(I never quite understood how people confuse the two, but apparently they do.)

    #1643657

    apushatayid
    Participant

    @Syag. I’m not in the habit of assuming what others mean, so, to make sure I understand you. You are either saying, if Hatzalah will bill insurance, giving calle$ $kin in the game, so to speak, then they would only call in a true emergency, something hatzalah would like to see happen and is using this as a subtle way to ensure that happens. In which case you are ok if they implement this change. Or, you are saying, it will have a negtive effect because even in a true emergency, people MAY not call. In which case you are against. Or, I completely misunderstand what you wrote. Please clarify?

    #1643669

    🍫Syag Lchochma
    Participant

    Apy- I thought I heard you say that you can’t imagine someone having a true emergency and being hesitant to call hatzolo and I was agreeing with you 100%. I added that there are people who will argue that point, but I personally believe they are not able to differentiate between emergencies (which people won’t hesitate calling for despite fees) and things people consider true emergencies but aren’t actually so, in which case they MIGHT hem and haw.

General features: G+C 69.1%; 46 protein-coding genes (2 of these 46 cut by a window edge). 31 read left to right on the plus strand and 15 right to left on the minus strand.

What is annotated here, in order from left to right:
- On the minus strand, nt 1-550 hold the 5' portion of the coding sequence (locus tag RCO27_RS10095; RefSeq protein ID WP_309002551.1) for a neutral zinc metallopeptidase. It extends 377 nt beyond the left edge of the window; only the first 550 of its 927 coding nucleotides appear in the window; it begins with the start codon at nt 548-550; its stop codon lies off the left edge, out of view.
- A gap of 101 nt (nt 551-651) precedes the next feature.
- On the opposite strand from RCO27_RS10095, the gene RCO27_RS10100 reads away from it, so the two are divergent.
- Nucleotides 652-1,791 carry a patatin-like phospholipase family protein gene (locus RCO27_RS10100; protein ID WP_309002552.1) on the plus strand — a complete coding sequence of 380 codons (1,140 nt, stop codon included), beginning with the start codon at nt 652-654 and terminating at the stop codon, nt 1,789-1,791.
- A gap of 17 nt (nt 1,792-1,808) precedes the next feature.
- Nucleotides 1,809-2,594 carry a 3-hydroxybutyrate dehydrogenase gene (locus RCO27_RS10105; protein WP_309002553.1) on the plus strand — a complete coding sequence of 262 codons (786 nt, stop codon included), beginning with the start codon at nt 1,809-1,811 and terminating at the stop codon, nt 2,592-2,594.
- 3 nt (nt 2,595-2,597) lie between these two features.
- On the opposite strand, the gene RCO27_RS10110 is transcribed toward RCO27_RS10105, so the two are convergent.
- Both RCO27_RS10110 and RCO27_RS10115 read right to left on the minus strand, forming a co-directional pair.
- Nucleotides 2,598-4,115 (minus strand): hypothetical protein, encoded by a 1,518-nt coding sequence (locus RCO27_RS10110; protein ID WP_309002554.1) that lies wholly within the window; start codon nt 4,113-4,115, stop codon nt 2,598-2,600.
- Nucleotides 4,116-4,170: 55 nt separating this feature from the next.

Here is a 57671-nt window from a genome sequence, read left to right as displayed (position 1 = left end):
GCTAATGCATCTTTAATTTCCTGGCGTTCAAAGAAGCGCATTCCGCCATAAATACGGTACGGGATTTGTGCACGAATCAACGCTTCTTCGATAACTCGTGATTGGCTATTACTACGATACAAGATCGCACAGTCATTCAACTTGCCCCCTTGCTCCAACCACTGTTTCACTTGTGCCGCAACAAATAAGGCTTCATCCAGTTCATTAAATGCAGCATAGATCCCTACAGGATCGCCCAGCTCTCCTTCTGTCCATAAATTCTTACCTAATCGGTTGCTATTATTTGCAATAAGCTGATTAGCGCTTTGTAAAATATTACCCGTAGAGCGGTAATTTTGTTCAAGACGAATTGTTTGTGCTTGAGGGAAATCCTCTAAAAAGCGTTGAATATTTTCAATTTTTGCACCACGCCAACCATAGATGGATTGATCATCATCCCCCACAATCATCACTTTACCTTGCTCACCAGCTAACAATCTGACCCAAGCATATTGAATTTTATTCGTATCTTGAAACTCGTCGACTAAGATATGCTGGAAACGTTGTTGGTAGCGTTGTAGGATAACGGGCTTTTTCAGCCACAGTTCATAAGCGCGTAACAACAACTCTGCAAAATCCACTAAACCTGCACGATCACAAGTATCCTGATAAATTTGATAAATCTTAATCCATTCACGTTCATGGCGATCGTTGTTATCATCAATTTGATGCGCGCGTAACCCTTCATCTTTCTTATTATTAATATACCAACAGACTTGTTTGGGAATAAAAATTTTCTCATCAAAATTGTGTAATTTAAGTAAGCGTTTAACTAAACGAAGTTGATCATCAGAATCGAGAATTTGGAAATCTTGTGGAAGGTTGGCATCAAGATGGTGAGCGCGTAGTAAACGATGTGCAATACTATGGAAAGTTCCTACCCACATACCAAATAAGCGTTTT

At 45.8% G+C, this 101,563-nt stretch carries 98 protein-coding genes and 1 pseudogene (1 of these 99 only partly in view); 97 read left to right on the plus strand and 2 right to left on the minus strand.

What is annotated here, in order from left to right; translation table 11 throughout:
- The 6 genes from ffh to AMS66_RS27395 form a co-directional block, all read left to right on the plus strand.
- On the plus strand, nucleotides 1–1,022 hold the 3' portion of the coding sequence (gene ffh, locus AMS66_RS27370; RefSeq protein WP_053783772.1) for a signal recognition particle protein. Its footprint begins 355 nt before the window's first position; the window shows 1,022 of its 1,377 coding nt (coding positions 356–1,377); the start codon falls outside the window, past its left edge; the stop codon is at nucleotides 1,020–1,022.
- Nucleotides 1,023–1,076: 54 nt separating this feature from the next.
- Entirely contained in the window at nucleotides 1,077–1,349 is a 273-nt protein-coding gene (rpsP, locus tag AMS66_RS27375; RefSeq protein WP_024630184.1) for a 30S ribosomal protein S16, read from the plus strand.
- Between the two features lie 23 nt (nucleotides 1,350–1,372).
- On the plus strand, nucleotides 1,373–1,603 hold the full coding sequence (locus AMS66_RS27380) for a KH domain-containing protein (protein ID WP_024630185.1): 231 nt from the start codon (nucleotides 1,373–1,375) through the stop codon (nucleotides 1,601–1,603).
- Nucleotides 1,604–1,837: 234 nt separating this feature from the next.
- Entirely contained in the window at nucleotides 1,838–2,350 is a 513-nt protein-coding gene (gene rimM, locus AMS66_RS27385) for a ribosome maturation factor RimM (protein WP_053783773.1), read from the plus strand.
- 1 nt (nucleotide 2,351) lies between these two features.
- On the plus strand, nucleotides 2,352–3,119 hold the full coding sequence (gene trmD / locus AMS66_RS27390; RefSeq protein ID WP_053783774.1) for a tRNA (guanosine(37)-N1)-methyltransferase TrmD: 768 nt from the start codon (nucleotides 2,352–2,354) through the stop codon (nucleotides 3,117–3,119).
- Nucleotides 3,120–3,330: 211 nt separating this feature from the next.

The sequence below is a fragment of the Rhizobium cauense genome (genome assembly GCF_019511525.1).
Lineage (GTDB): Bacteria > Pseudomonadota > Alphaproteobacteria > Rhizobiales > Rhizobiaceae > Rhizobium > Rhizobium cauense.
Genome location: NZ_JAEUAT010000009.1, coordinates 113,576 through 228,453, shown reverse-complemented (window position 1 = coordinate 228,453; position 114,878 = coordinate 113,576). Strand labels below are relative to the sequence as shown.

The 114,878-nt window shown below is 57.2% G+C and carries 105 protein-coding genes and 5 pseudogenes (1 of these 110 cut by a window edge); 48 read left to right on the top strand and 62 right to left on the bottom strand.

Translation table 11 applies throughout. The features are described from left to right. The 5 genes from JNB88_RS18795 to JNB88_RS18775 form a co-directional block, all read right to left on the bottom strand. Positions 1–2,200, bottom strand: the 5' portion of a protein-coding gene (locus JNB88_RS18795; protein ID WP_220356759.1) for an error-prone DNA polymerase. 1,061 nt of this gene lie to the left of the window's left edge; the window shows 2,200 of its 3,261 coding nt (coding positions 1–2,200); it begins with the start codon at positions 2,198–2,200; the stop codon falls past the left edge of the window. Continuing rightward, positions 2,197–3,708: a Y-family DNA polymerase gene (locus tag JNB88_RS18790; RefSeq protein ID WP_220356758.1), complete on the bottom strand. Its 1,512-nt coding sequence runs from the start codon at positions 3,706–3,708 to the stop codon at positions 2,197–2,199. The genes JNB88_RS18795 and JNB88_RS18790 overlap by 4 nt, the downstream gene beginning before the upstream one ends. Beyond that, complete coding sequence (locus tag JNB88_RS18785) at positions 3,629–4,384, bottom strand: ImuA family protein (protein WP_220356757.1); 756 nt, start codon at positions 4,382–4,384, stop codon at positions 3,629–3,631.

I absolutely do not think hatzolo has any bad intent nor would they try to reduce calls through this means. I just don’t think there are any scenarios of a true emergency where someone would hesitate.

    Regarding my vote, I hadn’t cast one.

    #1643888

    Neville ChaimBerlin
    Participant

    “NCB, are you now seeing things differently than when you said you haven’t seen a rational reason not to bill insurance?”

    Not really. The original comment I made was referring to the emotional arguments that were assuming this was for profit, which everyone seems to have decided not to go with. The conversation has now turned to copays/deductables. One person has said that the customer doesn’t get the bill in the towns that have implemented this.

    As far as hatzoleh helping the person pay the bill, I don’t see why that would be insurance fraud. I don’t think the insurance cares where you got the money to pay them. As for high deductables, if the deductable exceeds the cost, then it would pretty much be like dealing with someone without insurance, or like dealing in a system where you don’t bill insurance. It definitely wouldn’t put them on worse footing than now.